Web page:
Hi, I am about 50 pounds overweight and not really fit. I would really like to get firefighter fit in the next 6 months. I am not really fit, what can I do in cardio and strength training? Also how much and what should I eat prior to exercising?
I am going to apply to a fire academy in mid-April 2012. I have to be able to do the following tasks to get in;
Physical Ability Performance Task Descriptions:
Getting in shape is one of the hardest things to do - it takes dedication and a ton of effort, but it's definitely doable. 6 months is a short amount of time to lose 50 pounds, but you can put forth a good effort and burn off (and gain some, actually) weight in the process.
Firefighting utilizes both upper and lower body strength. And, as always, having a solid core is necessary, too.
For example, you'll need upper body strength for exercises such as the ladder carry and utilizing hydraulic tools such as the spreaders and cutters. You'll need lower body strength for doing searches, climbing ladders, and so on.
Although I am not a personal trainer, my father is, and I've learned a thing or two from him over the years. Also, I have NOT taken these tests personally and a volunteer, but I hope my advice helps you in your journey.
For upper body use a bench press. Start with a weight that is comfortable, but also pushes your limits. After starting out you will be very achey, but that subsides after training for some time. Do reps of 8-12 for 3 sets, eventually pushing it to 4 sets. Up the weight when comfortable and necessary. Do incline bench press, too.
Arms are a big portion of upper body strength. Do 21's for biceps (Google them). These are good for endurance and building. Do 2 sets of 21's, then 3 when you're comfortable. For triceps do pull-downs and kick-backs.
For lower I suggest doing basic leg presses and other exercises you can find around the gym.
As I said before, fitness is a big thing. I'm not a professional, so I DO suggest seeking the advice of a personal trainer at your local gym.
Also, remember that you will NOT lose an adequate amount of weight if you only exercise - diet is HUGE in weight loss. You'll be sitting in a single spot if you're going to the gym and then housing beers and slices of pizza afterwards.
Last, but not least, do cardio last. When you lift weights there is acid that builds in the muscle. Cardiovascular exercise (Example: Running) helps drain the acid built up in the muscle.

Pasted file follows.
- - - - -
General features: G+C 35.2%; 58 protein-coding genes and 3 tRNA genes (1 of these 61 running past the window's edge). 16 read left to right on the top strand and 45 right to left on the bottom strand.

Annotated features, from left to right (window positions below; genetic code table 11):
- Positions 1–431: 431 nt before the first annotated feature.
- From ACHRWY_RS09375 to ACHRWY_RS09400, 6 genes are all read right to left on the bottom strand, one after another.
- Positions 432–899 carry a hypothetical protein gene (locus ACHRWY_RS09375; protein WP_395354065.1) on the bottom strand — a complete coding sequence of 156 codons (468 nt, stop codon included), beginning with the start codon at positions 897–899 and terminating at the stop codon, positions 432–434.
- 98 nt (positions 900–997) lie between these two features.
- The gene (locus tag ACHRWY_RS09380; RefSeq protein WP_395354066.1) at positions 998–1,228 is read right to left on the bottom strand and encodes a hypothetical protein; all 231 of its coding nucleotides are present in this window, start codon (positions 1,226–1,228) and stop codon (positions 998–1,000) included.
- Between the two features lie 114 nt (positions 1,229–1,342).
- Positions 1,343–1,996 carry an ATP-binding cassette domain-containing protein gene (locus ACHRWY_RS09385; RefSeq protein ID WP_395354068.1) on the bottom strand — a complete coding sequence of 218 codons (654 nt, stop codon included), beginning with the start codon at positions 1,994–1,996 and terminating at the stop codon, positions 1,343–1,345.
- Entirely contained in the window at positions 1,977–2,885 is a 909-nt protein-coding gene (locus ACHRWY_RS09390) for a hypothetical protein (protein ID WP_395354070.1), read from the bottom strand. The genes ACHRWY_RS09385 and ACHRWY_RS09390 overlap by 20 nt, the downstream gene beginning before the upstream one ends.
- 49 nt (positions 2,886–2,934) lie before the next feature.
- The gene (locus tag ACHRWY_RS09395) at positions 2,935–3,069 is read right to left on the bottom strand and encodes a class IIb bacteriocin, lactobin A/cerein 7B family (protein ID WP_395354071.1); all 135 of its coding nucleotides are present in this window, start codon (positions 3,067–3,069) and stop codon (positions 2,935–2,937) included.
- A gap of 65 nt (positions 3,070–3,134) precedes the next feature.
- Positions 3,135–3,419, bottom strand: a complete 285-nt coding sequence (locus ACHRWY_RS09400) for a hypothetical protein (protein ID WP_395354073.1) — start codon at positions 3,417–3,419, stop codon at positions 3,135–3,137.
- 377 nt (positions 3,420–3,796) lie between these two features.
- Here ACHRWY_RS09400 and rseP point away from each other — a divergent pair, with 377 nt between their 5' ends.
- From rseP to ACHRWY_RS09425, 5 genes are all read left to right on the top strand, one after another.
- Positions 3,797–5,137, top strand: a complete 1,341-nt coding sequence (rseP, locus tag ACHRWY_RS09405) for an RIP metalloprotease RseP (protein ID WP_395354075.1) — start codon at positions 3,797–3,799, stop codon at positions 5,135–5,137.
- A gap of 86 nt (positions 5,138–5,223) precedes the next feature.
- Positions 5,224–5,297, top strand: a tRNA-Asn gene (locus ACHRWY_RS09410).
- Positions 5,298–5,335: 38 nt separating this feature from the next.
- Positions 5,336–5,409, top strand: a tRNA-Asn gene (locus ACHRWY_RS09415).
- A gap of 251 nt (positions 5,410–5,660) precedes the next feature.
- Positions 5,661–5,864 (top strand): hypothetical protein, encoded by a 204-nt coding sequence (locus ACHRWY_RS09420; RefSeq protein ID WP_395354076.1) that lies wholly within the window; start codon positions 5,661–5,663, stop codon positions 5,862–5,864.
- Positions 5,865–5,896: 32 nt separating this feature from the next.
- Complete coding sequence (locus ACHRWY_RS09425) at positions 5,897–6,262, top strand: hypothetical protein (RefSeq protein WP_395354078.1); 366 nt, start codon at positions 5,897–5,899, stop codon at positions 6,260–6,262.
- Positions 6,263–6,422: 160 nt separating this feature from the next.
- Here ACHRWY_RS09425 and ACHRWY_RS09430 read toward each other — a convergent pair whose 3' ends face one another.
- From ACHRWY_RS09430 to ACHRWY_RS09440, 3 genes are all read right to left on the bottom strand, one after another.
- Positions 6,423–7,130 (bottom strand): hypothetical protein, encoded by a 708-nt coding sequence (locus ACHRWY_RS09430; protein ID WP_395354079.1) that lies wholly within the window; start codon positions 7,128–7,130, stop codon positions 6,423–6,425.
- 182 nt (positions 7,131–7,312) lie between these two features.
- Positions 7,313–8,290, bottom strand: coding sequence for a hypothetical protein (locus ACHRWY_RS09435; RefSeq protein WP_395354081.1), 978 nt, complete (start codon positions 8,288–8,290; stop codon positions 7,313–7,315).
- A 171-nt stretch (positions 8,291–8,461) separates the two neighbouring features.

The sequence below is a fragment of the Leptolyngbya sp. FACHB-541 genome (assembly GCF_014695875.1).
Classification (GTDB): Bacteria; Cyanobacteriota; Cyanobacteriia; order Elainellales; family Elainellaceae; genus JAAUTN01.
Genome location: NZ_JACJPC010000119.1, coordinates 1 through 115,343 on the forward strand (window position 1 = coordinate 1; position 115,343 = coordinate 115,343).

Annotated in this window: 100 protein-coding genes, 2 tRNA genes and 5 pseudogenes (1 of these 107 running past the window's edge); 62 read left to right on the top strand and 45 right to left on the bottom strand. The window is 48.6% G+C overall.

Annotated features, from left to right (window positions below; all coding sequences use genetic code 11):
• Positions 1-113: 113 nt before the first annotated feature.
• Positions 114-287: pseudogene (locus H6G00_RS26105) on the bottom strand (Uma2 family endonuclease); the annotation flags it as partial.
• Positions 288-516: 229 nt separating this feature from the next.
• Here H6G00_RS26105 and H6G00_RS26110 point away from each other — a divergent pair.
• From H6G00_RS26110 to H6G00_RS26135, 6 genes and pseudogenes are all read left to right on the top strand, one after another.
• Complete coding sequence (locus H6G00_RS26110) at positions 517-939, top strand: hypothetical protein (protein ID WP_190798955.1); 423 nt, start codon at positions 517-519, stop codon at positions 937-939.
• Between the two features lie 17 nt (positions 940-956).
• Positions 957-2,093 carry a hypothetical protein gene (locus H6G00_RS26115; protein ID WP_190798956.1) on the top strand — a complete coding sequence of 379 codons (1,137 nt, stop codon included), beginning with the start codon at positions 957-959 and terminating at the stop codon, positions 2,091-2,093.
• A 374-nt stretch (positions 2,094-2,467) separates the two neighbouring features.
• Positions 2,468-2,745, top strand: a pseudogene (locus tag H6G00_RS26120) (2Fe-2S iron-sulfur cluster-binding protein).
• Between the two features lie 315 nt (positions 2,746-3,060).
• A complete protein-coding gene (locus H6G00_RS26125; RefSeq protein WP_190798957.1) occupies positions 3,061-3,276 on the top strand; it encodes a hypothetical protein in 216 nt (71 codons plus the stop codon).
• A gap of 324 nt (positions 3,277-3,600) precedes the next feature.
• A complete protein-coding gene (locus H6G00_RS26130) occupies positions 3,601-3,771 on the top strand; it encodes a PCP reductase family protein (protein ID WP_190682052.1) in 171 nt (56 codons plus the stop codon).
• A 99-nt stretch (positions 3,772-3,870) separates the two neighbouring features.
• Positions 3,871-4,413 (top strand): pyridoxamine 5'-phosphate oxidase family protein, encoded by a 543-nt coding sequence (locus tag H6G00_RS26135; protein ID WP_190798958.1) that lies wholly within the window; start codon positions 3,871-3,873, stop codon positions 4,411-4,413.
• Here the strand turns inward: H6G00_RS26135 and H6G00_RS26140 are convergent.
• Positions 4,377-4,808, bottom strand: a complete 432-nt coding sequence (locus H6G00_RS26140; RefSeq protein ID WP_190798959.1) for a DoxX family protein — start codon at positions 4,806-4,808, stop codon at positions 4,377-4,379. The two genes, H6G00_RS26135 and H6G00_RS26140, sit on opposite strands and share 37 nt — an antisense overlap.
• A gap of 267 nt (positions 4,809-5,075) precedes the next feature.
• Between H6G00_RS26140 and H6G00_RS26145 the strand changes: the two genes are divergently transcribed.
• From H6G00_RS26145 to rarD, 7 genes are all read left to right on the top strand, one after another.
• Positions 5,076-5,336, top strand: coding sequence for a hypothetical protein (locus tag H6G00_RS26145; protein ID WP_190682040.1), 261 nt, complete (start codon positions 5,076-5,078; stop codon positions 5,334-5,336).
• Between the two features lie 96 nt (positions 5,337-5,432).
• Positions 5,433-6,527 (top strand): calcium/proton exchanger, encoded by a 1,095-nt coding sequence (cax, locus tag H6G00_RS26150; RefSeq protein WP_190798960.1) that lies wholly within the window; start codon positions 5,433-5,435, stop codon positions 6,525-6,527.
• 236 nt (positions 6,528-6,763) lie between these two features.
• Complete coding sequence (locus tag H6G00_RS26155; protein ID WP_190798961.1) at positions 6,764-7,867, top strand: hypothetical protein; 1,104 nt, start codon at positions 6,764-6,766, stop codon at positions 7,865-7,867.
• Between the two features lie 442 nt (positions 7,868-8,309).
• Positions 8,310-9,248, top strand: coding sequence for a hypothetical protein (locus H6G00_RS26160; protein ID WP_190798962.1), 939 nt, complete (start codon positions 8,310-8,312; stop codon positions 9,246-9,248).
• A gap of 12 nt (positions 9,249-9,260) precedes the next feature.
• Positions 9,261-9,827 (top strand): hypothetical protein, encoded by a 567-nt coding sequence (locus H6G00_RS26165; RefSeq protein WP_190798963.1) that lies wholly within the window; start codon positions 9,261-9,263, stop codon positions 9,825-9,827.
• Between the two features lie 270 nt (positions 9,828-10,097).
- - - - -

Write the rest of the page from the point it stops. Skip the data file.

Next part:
Drink a protein drink after every workout to help rebuild muscle.
Best of luck.
It's nice that you cut and pasted the physical agility components for others to see and learn from. This gig isn't an easy one and many times just plain dangerous.
The given here is that you have to be glued to a gym and a professional trainer if you want to even consider passing any of the above listed events. Being in perfect shape sans any bodyfat is what you are competing against. Even these folks will have difficulty tackling the above. Now add 50 pounds of being overweight, which is considered being morbidly obese... Not a good thing, especially when just starting a career that is going to beat you up physically as you go through your career. Starting out overweight and not in shape... So how do you tackle this?
Food is fuel, NOT entertainment!
Network with other female firefighters who have been successful in this career, work your ass off losing weight and practicing over and over again all the above evolutions. In my area, there are programs for women to help them overcome the upper body strength issues that puts you in a tail spin if you don't compensate for it ahead of time.
Focus on getting in shape, lose weight and ask a lot of questions on how to take the test(s).
For example, if you have the choice of dragging hose on grass, asphalt or a concrete surface, you would want to go the concrete route because there is less friction, making the hose easier to pull, compensating for upper body strength.
Just don't overdo it... sometimes people tend to take things to the extreme. Remember your ABC's... always be careful... :D